A question: why are we so fascinated by the spaces in which other people live? Perhaps the curiosity many of us harbour toward the domestic interiors of others is amplified by our proximity to that space. It’s an inquisitiveness that can take on many form. At its most passive end, you cultivate an active interest in the homes of others through watching reruns of Grand Designs, or reading Architectural Digest; at its most extreme, there are then the kind of people who frequent the open home inspections of houses for reasons other than their purchasing potential. Perhaps, like me, you too are prone to rubbernecking at the residential construction sites you pass every day, pausing mid-route to marvel at (or question) the latest lighting or crown moulding choices of a neighbour in the midst of a protracted, extremely loud renovation.

The scale of a project, its proximity to our lives or the ambition demanded by its location can force us to double down on that curiosity we feel about the spaces other people carve out for themselves – those are three of the reasons why I was so intrigued by the construction of the Little Albion Guest House, a recently-completed boutique hotel with whom I used to share a one-way street in Sydney’s Surry Hills. Before I knew it was intended to be a hotel, the site itself was the subject of a great deal of speculation. The former children’s court a few doors down was in a state of perpetual reconstruction for the entirety of the time I lived opposite the hotel, and the idea that it too would be used for something equally as dreary felt all too likely. Not so, as it turns out.

Little Albion (the hotel, not the laneway) is wedged between a church – the basement of which used to host community support groups and now appears to have been converted into an open-plan office – and a residential apartment block that once enjoyed uninterrupted views of said church’s stained-glass windows from its New York-style fire escape. ‘Wedged’ in this instance is not an understatement – the exterior’s most striking design feature is the acutely-angled, glass and white-ceramic brick edifice that greets you on arrival. It’s the first of the 35-room property’s many striking design elements, along with the exhaustively considered interiors designed by Cressida Kennedy of Space Control and Connie Alessi of Archemy, with contributing creative direction by Nicholas Samartis and architecture by Terence Yong Architecture and Chris Haughton of SHED Architects. The brief? A quixotic commingling of 1920s and 1970s influences squaring off with the original building, a heritage-listed early 20th century convent, and its utterly contemporary extension.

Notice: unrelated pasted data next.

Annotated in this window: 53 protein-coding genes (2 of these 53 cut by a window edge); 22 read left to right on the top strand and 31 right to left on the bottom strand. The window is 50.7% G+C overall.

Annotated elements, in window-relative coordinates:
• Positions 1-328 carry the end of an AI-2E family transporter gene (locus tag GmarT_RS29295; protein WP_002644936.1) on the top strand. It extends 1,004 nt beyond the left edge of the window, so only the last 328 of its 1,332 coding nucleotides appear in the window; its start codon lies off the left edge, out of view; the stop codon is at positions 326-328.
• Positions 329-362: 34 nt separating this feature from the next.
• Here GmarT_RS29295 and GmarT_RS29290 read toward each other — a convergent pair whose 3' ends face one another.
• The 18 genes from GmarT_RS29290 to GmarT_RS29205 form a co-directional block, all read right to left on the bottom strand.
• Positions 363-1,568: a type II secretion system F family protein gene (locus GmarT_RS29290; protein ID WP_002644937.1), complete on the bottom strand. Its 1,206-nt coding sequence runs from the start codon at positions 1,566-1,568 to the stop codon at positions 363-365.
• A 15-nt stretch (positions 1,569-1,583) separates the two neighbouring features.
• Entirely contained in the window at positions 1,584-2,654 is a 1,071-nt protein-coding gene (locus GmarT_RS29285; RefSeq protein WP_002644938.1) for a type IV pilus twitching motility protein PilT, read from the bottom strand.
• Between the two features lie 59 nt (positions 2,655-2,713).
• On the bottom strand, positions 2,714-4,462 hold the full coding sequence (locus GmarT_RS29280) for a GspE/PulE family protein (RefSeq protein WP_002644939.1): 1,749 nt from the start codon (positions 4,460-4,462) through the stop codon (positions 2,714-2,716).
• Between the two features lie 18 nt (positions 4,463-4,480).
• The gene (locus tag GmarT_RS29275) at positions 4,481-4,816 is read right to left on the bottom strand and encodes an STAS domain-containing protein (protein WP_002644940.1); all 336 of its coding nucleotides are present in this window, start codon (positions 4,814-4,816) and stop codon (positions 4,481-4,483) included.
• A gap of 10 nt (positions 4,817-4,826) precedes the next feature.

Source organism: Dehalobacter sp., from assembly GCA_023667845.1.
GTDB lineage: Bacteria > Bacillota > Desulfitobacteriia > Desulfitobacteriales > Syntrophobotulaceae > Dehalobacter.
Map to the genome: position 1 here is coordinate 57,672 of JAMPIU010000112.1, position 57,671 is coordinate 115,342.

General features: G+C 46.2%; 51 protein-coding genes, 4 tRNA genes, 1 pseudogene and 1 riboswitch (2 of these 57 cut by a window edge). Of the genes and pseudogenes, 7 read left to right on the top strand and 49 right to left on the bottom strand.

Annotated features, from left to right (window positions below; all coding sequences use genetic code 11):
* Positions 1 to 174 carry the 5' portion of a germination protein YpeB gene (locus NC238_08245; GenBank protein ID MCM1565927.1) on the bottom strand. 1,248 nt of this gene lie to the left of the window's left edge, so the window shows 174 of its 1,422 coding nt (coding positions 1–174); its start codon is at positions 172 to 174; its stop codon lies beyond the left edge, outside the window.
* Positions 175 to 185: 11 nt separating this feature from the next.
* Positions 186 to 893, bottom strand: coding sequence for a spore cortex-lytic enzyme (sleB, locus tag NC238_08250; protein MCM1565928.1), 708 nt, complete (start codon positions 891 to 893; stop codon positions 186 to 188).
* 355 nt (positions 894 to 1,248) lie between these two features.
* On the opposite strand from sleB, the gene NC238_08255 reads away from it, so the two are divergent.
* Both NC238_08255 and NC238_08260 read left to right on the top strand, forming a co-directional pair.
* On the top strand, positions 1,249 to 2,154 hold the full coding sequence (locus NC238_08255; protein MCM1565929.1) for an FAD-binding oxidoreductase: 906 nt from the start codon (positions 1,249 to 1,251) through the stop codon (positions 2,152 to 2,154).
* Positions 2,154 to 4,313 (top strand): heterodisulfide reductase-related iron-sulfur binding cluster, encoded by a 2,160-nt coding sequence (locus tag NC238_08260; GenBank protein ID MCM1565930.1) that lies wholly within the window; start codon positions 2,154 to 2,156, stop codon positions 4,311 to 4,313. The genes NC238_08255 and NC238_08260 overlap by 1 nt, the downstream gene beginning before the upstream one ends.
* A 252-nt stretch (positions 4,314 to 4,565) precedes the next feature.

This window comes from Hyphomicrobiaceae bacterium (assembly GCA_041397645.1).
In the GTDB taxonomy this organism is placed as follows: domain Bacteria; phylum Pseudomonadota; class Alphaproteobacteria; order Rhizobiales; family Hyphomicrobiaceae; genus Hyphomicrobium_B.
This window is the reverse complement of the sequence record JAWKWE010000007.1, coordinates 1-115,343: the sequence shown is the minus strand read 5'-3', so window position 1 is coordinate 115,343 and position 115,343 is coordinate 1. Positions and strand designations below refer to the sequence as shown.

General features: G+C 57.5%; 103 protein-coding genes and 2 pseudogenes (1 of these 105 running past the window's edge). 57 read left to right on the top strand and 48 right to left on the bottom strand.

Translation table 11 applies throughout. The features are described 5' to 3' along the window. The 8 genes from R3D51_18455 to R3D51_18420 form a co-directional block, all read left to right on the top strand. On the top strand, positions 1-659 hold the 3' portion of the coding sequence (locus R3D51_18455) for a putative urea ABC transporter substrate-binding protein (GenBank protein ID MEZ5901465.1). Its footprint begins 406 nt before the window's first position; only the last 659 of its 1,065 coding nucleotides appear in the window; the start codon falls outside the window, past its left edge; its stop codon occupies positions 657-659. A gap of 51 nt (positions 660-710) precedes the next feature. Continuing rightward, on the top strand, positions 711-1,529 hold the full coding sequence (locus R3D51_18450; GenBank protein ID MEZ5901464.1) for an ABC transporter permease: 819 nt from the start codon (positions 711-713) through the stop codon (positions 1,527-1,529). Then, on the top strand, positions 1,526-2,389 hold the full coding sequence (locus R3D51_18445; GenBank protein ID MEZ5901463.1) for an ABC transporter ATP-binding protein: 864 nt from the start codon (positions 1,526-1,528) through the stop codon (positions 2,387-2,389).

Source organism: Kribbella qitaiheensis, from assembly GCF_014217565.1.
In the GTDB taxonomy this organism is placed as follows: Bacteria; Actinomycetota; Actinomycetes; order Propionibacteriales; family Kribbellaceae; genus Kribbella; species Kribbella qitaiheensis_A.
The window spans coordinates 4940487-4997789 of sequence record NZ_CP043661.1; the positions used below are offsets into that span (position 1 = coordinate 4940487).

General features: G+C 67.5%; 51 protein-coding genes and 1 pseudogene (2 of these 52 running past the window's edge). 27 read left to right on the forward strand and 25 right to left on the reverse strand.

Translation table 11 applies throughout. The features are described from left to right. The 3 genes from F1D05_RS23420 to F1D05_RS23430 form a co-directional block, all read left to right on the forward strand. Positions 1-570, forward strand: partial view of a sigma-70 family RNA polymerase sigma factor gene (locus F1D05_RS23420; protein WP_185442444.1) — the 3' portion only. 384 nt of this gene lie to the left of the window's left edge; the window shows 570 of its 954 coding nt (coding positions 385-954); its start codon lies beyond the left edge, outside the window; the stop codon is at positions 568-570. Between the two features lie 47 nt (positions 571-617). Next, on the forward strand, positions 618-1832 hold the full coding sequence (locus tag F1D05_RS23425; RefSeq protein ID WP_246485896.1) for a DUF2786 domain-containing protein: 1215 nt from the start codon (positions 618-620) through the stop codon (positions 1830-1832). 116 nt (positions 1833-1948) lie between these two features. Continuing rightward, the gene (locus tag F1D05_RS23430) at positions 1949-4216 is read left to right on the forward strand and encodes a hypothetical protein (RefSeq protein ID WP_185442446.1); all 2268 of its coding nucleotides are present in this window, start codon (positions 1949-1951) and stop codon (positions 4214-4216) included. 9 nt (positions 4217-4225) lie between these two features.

In this way, Little Albion succeeds where it aims for an expression of the neighbourhood beyond its walls. Its charm lies in its eclecticism. On arrival, design references fly thick and fast: throwback American walnut wall panelling and terrazzo flooring envelops the reception space, which steps down into a 70s-style sunken conversation pit enclosed by deep purple banquette seating. Adjacent to the reception is the hotel’s first quirk where its hospitality is concerned (the other is a relative lack of a staff; a team of hired hosts with local intel conduct operations instead). A well-stocked honour bar encourages the hotel’s guests to drink and graze at their leisure, as you would at home were your fridge stocked with batch-made cocktails from the Everleigh Bottling Co.

The idea of a home away from home extends further to the hotel’s booking model: Little Albion’s operators, 8Hotels, have partnered with Airbnb to be the first ‘hotel’ that can be exclusively booked out through the site (the entire guest house is available to be booked out in its entirety, with prices starting from $15,000 per night on Airbnb). “Little Albion Guest House was created with the needs of today’s luxury travellers in the front of our minds, which are the authenticity of a local experience, alongside world class boutique hotel service and ease of booking,” Paul Fischmann, Founder and CEO of 8Hotels, says of the hotel’s conception. “To do this we had to redefine the whole hotel category by imagining a modern guest house, developed with the same attention to detail that a home owner has in creating their dream home, resulting in this truly one of a kind property.”

Those one-of-a-kind flourishes present themselves throughout the entirety of Little Albion. They’re found in the many details of the rooms, in the medley of bold patterns across graphic wallpapers, paisley brocade curtains, textiles, geometric carpeted and tiled surfaces, as well as in the use of bespoke fixtures, from the walnut bedheads to the asymmetrical brass mirrors that speak to the deco influences of eras past. In the common spaces, such as the central staircase in the heritage building, dusty pink walls and bespoke chevron carpet are complimented by portraits of Surry Hills notables, like the razor gang leader Tilly Devine, by the Sydney artist Ann Cape.

In other spaces, contemporary Australian design comes to the fore through the inclusion of candy coloured pieces by Adelaide design duo, Daniel Emma – their curvilinear ‘Soft’ chair making itself known as much in reception as in the honour bar and upstairs hallways, at the end of which is a glass elevator that takes guests to a rooftop terrace with views over the city skyline and the rest of the neighbourhood. From there, it’s even easier to look down and get a glimpse into the lives and houses of others. Few, however, are as interesting as this.

Tile and cover image: Tom Ferguson

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